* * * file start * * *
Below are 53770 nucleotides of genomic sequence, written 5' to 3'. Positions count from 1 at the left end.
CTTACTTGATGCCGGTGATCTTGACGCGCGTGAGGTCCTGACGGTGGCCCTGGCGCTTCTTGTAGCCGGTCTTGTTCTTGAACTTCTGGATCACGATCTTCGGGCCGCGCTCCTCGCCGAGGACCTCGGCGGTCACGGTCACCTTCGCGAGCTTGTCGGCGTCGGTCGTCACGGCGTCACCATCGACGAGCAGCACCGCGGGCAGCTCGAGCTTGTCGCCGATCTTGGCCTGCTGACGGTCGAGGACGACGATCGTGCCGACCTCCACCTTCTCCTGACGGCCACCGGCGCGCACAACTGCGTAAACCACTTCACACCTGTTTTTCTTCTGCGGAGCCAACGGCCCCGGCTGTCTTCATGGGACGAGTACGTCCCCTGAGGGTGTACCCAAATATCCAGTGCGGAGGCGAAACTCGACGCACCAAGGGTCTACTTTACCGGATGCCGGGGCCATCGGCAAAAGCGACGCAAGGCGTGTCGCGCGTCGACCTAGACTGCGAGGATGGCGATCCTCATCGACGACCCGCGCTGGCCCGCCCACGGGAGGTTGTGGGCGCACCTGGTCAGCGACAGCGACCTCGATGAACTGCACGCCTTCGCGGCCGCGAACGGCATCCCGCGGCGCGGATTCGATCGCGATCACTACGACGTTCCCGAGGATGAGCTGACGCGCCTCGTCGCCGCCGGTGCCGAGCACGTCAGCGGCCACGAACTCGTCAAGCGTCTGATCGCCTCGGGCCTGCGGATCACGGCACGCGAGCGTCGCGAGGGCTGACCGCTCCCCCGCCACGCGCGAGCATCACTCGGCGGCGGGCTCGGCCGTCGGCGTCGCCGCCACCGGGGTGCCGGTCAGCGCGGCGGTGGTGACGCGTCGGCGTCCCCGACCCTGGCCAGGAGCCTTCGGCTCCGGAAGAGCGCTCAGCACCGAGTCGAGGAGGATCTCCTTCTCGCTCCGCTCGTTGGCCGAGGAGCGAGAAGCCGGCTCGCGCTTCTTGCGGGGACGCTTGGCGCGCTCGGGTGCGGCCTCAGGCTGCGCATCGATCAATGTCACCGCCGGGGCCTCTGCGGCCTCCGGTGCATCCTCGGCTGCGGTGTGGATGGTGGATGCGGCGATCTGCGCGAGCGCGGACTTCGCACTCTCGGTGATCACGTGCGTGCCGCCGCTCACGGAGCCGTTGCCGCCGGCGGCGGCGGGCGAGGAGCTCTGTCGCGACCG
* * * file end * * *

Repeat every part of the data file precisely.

Below are 53770 nucleotides of genomic sequence, written 5' to 3'. Positions count from 1 at the left end.
CTTACTTGATGCCGGTGATCTTGACGCGCGTGAGGTCCTGACGGTGGCCCTGGCGCTTCTTGTAGCCGGTCTTGTTCTTGAACTTCTGGATCACGATCTTCGGGCCGCGCTCCTCGCCGAGGACCTCGGCGGTCACGGTCACCTTCGCGAGCTTGTCGGCGTCGGTCGTCACGGCGTCACCATCGACGAGCAGCACCGCGGGCAGCTCGAGCTTGTCGCCGATCTTGGCCTGCTGACGGTCGAGGACGACGATCGTGCCGACCTCCACCTTCTCCTGACGGCCACCGGCGCGCACAACTGCGTAAACCACTTCACACCTGTTTTTCTTCTGCGGAGCCAACGGCCCCGGCTGTCTTCATGGGACGAGTACGTCCCCTGAGGGTGTACCCAAATATCCAGTGCGGAGGCGAAACTCGACGCACCAAGGGTCTACTTTACCGGATGCCGGGGCCATCGGCAAAAGCGACGCAAGGCGTGTCGCGCGTCGACCTAGACTGCGAGGATGGCGATCCTCATCGACGACCCGCGCTGGCCCGCCCACGGGAGGTTGTGGGCGCACCTGGTCAGCGACAGCGACCTCGATGAACTGCACGCCTTCGCGGCCGCGAACGGCATCCCGCGGCGCGGATTCGATCGCGATCACTACGACGTTCCCGAGGATGAGCTGACGCGCCTCGTCGCCGCCGGTGCCGAGCACGTCAGCGGCCACGAACTCGTCAAGCGTCTGATCGCCTCGGGCCTGCGGATCACGGCACGCGAGCGTCGCGAGGGCTGACCGCTCCCCCGCCACGCGCGAGCATCACTCGGCGGCGGGCTCGGCCGTCGGCGTCGCCGCCACCGGGGTGCCGGTCAGCGCGGCGGTGGTGACGCGTCGGCGTCCCCGACCCTGGCCAGGAGCCTTCGGCTCCGGAAGAGCGCTCAGCACCGAGTCGAGGAGGATCTCCTTCTCGCTCCGCTCGTTGGCCGAGGAGCGAGAAGCCGGCTCGCGCTTCTTGCGGGGACGCTTGGCGCGCTCGGGTGCGGCCTCAGGCTGCGCATCGATCAATGTCACCGCCGGGGCCTCTGCGGCCTCCGGTGCATCCTCGGCTGCGGTGTGGATGGTGGATGCGGCGATCTGCGCGAGCGCGGACTTCGCACTCTCGGTGATCACGTGCGTGCCGCCGCTCACGGAGCCGTTGCCGCCGGCGGCGGCGGGCGAGGAGCTCTGTCGCGACCG